Raising Babes in Christ
Many of those who are baptized into Christ, quickly fall away. Some estimate that as many as 40 to 50% of those who are baptized fall away within five years. We need to do something to help these converts remain faithful.
Scripture teaches that Christianity is a complete change in life (Rom. 6:4; 2 Cor. 5:17; Eph. 4:24). Change never comes easily.
Physical babies need help maturing. Just as that is true, it is also true that spiritual babes need help maturing. How can we help the new Christian?
We Can Love the New Christian
Christians are commanded to love one another. We are to love the way Jesus loved (Jn. 13:34-35). We are to increase and abound in love for one another (1 Thess. 3:12). We are to “let brotherly love continue” (Heb. 13:1).
Brotherly loves means we are to be patient. One mark of true love is patience (1 Cor. 13:4). We need to remember that change takes time. Apollos was teaching the way of the Lord, but he only knew the baptism of John (Acts 18:24-25). Priscilla and Aquilla explained to him more accurately the way of the Lord (Acts 18:26). Priscilla and Aquilla could have been harsh. Yet, they were patient. Although they were patient, they still stood for the truth.
Brotherly love means that we accept the new Christian. There is no place for not being friendly and not accepting him into certain groups. The first converts accepted one another (Acts 2:42-47). They fellowshipped with one another—they did things together. They were together, united. They ate together—which in that day was a close sign of fellowship.
After Paul’s conversion, the Christians at Jerusalem didn’t believe he was a disciple (Acts 9:26). Yet, Barnabas, whose name means “encouragement,” accepted him (Acts 9:27). We need people like Barnabas!
Shall we accept our new brothers and sisters?
We Need to Teach the New Christian
Jesus instructed us to teach new converts to keep all that he had commanded (Mt. 28:19).
New converts desperately need to learn Scripture. They are to desire the pure milk of the word that they may grow thereby (1 Pet. 2:2). They are to increase in the knowledge of God (Col. 1:10).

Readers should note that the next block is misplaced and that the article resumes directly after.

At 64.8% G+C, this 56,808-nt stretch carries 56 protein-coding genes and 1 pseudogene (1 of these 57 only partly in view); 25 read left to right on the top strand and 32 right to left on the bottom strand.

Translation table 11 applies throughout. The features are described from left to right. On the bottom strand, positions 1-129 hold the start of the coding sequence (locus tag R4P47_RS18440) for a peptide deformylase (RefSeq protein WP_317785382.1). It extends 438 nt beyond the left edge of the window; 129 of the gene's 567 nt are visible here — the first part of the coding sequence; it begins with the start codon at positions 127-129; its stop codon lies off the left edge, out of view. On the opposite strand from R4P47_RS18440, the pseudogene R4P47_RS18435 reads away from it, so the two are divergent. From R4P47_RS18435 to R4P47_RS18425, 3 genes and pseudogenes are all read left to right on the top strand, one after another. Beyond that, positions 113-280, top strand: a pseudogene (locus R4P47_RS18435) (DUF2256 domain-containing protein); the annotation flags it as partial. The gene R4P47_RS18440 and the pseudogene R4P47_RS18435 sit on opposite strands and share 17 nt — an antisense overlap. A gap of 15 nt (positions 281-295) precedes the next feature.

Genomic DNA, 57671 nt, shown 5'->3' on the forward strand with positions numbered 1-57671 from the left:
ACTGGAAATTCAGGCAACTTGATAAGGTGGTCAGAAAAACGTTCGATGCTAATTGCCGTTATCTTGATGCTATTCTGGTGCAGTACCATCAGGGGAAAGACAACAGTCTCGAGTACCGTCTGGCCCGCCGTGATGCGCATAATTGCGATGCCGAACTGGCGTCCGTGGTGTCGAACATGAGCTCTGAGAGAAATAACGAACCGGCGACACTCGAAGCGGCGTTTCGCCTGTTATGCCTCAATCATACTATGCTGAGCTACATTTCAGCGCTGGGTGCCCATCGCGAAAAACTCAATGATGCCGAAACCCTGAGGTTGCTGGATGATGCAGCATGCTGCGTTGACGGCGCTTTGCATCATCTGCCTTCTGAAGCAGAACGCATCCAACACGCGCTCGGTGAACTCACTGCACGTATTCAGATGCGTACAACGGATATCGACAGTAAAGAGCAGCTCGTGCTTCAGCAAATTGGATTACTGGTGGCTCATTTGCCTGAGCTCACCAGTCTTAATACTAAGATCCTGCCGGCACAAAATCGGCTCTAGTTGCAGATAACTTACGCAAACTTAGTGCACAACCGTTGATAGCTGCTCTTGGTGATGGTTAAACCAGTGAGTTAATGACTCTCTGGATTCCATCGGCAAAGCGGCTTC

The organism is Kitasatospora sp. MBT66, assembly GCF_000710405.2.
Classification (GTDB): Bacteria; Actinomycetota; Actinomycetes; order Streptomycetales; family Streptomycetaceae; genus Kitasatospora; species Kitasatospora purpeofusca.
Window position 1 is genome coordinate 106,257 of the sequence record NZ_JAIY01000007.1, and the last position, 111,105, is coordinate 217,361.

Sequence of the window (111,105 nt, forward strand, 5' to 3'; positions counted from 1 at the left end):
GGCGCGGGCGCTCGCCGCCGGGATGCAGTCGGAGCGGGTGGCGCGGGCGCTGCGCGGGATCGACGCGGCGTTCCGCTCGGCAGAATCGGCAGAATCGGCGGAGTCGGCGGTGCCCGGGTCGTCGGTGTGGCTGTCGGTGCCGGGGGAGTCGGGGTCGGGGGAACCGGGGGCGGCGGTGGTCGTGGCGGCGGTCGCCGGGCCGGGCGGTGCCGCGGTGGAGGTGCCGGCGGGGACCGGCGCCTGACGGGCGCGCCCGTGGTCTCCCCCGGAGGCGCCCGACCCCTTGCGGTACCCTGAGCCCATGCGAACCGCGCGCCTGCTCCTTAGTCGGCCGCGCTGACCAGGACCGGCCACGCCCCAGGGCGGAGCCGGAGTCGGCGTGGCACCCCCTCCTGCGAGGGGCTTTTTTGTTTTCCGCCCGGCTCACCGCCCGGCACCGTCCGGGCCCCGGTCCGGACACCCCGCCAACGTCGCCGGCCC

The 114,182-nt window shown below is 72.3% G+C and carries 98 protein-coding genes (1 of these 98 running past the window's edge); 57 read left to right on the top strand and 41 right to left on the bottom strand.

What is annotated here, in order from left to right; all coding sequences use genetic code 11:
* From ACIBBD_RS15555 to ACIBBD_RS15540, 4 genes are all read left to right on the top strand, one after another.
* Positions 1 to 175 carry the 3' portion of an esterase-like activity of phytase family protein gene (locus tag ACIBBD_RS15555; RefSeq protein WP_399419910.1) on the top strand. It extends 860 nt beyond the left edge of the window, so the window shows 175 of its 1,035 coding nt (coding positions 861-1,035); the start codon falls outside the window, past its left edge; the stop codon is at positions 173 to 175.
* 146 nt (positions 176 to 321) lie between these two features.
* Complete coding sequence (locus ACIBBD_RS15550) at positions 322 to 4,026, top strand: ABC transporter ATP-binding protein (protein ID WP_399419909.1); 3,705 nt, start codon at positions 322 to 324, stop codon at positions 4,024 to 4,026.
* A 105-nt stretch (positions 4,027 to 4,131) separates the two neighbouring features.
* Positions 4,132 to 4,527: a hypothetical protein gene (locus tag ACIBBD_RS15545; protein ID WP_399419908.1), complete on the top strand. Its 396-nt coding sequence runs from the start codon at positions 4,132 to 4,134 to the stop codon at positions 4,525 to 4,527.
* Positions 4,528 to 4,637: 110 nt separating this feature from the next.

We are to be teachers (Heb. 5:12). We need to be able to answer the questions a new convert has. When we hear the new convert make a mistake, each of us needs to be able to take him asked and explain the way of the Lord more accurately.
We Need to Help the New Christian with Sin
New converts are going to have difficulty giving up sin. We need to understand that for them—just like us before our conversion—sin has been a way of life. Habits never break easily. We have difficulty giving up overeating, giving up smoking, etc. One man said, “Bad habits are like comfortable beds: easy to get into, but hard to get out of.” The new convert is going to have difficulty giving up sin, for it has been his habit.
We are to restore the one overtaken in a trespass and bear his burdens (Gal. 6:1-2).
We need to let him know what to do when he sins. We know that they are to repent and pray (Acts 8:22). Yet, the new Christian doesn’t yet know that.
We Need to Help the New Christian Make Friends
Friendship is a powerful influence. People act like their friends: “Birds of a feather flock together.” “Evil company corrupts good habits” (1 Cor. 15:33).
New Christians are going to lose friends, and we need to befriend them.
Part of our friendship includes setting a good example they can follow. 1 Timothy 4:12. Titus 2:7. Although these passages were written to young evangelists, there is a powerful principle here—set the believers an example.
We Need to Put the New Christian to Work
Those Christians who have a task to fulfill are much more likely to be faithful. New converts who are put to work have a purpose—the church needs them. We must, therefore, put new Christians to work.
There is no excuse for a lazy Christian. God planned that good works should be our way of life (Eph. 2:10). Christians should be careful to maintain good works (Tit. 3:8). We are to encourage one another to go good works (Heb. 10:24).
We need to be working, and we need to be helping new converts find their talents.
New converts need much love and attention.
Our own salvation needs much love and attention. We need to work out our own salvation (Phil. 2:12). Do you need to work out your own salvation?